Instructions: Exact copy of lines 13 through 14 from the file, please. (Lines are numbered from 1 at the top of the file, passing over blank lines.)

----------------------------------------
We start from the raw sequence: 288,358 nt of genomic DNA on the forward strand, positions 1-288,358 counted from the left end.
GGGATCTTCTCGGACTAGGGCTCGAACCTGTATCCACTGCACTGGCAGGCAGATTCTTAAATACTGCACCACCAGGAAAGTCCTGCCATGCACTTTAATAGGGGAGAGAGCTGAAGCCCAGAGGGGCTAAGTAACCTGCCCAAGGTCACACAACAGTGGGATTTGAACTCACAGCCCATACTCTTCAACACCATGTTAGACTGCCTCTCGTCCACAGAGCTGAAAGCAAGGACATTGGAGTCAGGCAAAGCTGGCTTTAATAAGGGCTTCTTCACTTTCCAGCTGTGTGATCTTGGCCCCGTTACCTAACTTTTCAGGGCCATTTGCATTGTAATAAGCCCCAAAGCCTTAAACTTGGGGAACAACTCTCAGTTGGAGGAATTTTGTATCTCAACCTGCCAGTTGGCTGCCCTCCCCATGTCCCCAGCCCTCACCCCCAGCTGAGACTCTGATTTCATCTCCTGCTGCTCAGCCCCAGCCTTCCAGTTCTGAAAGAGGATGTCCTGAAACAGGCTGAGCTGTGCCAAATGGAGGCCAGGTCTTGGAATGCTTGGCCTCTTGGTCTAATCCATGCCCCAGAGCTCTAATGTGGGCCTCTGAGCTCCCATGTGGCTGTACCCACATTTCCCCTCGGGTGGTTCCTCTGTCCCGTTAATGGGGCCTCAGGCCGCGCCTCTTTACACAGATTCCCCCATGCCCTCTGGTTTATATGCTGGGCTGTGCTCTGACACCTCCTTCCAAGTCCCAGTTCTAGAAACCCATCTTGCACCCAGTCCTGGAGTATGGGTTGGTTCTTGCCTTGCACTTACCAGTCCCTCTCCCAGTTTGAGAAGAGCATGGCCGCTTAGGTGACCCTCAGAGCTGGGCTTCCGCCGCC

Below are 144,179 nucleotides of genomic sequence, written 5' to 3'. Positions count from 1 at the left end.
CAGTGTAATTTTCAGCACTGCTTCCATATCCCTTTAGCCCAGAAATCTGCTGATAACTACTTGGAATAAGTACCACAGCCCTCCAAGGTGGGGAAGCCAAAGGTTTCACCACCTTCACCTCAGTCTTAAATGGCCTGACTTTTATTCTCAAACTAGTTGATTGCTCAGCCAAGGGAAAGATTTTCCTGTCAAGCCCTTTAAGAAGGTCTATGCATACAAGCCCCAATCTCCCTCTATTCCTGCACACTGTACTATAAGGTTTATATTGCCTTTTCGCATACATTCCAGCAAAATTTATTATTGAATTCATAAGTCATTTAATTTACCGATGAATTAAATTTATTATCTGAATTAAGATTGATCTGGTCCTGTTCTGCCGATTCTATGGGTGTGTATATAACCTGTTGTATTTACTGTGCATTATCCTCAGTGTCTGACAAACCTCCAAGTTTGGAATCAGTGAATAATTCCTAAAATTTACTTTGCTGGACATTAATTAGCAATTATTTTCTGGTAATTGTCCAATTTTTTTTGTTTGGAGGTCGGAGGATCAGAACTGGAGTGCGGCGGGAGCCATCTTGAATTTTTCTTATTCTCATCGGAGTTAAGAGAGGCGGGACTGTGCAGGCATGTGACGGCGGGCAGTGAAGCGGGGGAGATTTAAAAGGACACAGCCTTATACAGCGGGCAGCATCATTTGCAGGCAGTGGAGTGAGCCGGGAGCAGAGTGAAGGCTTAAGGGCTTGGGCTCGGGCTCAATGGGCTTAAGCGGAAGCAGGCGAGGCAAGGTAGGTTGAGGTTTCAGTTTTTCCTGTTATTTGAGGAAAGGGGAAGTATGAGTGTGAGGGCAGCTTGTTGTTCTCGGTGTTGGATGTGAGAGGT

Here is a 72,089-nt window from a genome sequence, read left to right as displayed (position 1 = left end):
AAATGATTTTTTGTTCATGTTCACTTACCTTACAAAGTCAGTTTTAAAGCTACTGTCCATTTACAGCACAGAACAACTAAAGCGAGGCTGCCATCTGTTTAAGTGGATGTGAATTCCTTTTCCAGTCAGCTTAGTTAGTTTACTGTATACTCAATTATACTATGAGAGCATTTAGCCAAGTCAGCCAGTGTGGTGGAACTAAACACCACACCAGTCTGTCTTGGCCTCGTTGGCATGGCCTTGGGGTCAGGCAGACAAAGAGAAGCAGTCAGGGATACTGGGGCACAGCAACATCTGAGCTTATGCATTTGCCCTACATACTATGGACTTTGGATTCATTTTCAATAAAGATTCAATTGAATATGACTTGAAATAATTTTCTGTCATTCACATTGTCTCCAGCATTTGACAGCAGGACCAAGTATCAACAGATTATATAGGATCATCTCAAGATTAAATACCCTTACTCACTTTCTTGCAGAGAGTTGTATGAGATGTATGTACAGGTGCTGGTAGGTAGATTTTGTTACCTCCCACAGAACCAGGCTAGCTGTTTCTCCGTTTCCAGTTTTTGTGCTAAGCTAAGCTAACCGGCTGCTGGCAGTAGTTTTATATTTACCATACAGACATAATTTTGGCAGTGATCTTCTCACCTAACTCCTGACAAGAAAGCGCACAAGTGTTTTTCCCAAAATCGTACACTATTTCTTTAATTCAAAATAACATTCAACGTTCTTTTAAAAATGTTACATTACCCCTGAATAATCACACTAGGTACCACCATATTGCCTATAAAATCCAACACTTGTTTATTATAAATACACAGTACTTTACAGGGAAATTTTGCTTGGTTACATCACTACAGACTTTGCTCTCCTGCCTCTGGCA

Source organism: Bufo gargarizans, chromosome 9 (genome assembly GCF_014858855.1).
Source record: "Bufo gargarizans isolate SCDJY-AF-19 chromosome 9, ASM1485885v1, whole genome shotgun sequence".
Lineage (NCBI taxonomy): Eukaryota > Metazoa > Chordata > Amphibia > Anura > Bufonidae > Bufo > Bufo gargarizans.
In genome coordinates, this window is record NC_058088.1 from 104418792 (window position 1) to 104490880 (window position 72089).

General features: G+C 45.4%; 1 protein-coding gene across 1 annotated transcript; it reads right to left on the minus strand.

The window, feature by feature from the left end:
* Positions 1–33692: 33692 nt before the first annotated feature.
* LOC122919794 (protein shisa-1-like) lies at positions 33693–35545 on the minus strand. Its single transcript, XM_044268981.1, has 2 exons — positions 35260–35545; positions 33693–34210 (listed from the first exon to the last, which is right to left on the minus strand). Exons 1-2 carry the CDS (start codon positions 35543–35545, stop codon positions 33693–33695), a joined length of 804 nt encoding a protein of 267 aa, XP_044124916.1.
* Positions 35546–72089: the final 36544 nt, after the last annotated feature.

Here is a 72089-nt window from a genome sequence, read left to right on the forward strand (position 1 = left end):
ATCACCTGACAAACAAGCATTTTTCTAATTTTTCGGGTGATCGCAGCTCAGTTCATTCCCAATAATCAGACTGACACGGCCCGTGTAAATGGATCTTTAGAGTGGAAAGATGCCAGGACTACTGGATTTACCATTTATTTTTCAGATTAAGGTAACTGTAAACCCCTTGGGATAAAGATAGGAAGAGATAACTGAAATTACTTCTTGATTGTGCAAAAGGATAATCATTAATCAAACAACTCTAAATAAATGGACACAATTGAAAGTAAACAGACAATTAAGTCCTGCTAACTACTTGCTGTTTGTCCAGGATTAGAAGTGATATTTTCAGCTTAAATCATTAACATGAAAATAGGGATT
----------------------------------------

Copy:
* Positions 1–33692: 33692 nt before the first annotated feature.
* LOC122919794 (protein shisa-1-like) lies at positions 33693–35545 on the minus strand. Its single transcript, XM_044268981.1, has 2 exons — positions 35260–35545; positions 33693–34210 (listed from the first exon to the last, which is right to left on the minus strand). Exons 1-2 carry the CDS (start codon positions 35543–35545, stop codon positions 33693–33695), a joined length of 804 nt encoding a protein of 267 aa, XP_044124916.1.